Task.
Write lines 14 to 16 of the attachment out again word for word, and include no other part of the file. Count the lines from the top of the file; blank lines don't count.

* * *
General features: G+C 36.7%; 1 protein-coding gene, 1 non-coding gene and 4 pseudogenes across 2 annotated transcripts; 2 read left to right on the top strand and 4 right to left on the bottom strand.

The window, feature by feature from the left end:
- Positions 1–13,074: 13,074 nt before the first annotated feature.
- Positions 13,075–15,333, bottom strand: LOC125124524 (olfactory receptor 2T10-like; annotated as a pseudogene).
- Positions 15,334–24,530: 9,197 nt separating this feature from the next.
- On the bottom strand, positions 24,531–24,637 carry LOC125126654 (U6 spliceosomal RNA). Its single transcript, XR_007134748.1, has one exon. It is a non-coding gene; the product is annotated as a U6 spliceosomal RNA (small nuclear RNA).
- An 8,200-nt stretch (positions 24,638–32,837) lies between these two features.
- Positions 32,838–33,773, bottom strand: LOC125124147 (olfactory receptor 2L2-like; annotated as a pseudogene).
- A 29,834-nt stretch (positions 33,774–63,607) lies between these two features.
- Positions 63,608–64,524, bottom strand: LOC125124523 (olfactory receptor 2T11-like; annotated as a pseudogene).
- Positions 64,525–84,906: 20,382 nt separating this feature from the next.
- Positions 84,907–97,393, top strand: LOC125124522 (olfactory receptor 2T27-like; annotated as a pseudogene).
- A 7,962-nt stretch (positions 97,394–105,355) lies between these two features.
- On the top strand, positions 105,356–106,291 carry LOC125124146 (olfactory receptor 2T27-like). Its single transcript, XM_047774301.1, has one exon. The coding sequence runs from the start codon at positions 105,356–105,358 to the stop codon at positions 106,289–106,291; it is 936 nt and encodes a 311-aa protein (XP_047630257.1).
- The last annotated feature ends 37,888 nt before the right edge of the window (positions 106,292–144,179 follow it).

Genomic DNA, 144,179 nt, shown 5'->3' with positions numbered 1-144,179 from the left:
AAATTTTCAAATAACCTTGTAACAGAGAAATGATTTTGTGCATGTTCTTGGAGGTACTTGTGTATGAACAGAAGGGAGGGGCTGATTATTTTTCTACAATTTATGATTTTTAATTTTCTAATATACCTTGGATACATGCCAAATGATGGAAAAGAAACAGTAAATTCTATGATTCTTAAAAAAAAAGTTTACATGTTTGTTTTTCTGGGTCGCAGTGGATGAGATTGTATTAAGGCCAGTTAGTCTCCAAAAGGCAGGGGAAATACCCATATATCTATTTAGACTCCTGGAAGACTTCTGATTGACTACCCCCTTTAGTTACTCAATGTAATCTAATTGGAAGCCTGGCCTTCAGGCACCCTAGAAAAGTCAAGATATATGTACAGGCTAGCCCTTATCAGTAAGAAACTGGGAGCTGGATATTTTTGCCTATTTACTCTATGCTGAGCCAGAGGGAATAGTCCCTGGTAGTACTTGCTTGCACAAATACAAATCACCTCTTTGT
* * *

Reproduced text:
- On the top strand, positions 105,356–106,291 carry LOC125124146 (olfactory receptor 2T27-like). Its single transcript, XM_047774301.1, has one exon. The coding sequence runs from the start codon at positions 105,356–105,358 to the stop codon at positions 106,289–106,291; it is 936 nt and encodes a 311-aa protein (XP_047630257.1).
- The last annotated feature ends 37,888 nt before the right edge of the window (positions 106,292–144,179 follow it).

Genomic DNA, 144,179 nt, shown 5'->3' with positions numbered 1-144,179 from the left: